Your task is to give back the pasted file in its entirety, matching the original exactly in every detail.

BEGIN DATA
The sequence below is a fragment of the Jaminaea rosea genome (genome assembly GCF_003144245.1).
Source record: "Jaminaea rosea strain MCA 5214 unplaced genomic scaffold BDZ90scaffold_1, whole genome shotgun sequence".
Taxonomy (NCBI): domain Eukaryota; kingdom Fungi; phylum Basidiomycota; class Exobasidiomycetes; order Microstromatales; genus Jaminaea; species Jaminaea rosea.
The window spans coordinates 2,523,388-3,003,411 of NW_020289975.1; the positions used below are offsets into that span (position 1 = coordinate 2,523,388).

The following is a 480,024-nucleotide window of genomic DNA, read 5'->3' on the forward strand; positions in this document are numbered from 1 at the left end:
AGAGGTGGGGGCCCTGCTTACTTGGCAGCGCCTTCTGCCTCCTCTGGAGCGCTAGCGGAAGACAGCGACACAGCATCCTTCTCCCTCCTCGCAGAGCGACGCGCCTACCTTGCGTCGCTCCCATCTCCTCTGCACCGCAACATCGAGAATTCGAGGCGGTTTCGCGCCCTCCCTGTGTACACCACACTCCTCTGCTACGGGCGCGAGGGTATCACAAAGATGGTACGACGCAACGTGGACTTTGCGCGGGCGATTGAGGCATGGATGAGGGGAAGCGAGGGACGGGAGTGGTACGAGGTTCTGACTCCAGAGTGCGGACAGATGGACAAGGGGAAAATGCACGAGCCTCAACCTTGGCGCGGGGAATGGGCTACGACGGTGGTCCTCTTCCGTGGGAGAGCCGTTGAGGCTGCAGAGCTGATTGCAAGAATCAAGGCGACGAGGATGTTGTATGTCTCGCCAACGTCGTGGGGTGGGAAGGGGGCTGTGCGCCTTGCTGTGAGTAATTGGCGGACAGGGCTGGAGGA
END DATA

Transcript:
The sequence below is a fragment of the Jaminaea rosea genome (genome assembly GCF_003144245.1).
Source record: "Jaminaea rosea strain MCA 5214 unplaced genomic scaffold BDZ90scaffold_1, whole genome shotgun sequence".
Taxonomy (NCBI): domain Eukaryota; kingdom Fungi; phylum Basidiomycota; class Exobasidiomycetes; order Microstromatales; genus Jaminaea; species Jaminaea rosea.
The window spans coordinates 2,523,388-3,003,411 of NW_020289975.1; the positions used below are offsets into that span (position 1 = coordinate 2,523,388).

The following is a 480,024-nucleotide window of genomic DNA, read 5'->3' on the forward strand; positions in this document are numbered from 1 at the left end:
AGAGGTGGGGGCCCTGCTTACTTGGCAGCGCCTTCTGCCTCCTCTGGAGCGCTAGCGGAAGACAGCGACACAGCATCCTTCTCCCTCCTCGCAGAGCGACGCGCCTACCTTGCGTCGCTCCCATCTCCTCTGCACCGCAACATCGAGAATTCGAGGCGGTTTCGCGCCCTCCCTGTGTACACCACACTCCTCTGCTACGGGCGCGAGGGTATCACAAAGATGGTACGACGCAACGTGGACTTTGCGCGGGCGATTGAGGCATGGATGAGGGGAAGCGAGGGACGGGAGTGGTACGAGGTTCTGACTCCAGAGTGCGGACAGATGGACAAGGGGAAAATGCACGAGCCTCAACCTTGGCGCGGGGAATGGGCTACGACGGTGGTCCTCTTCCGTGGGAGAGCCGTTGAGGCTGCAGAGCTGATTGCAAGAATCAAGGCGACGAGGATGTTGTATGTCTCGCCAACGTCGTGGGGTGGGAAGGGGGCTGTGCGCCTTGCTGTGAGTAATTGGCGGACAGGGCTGGAGGA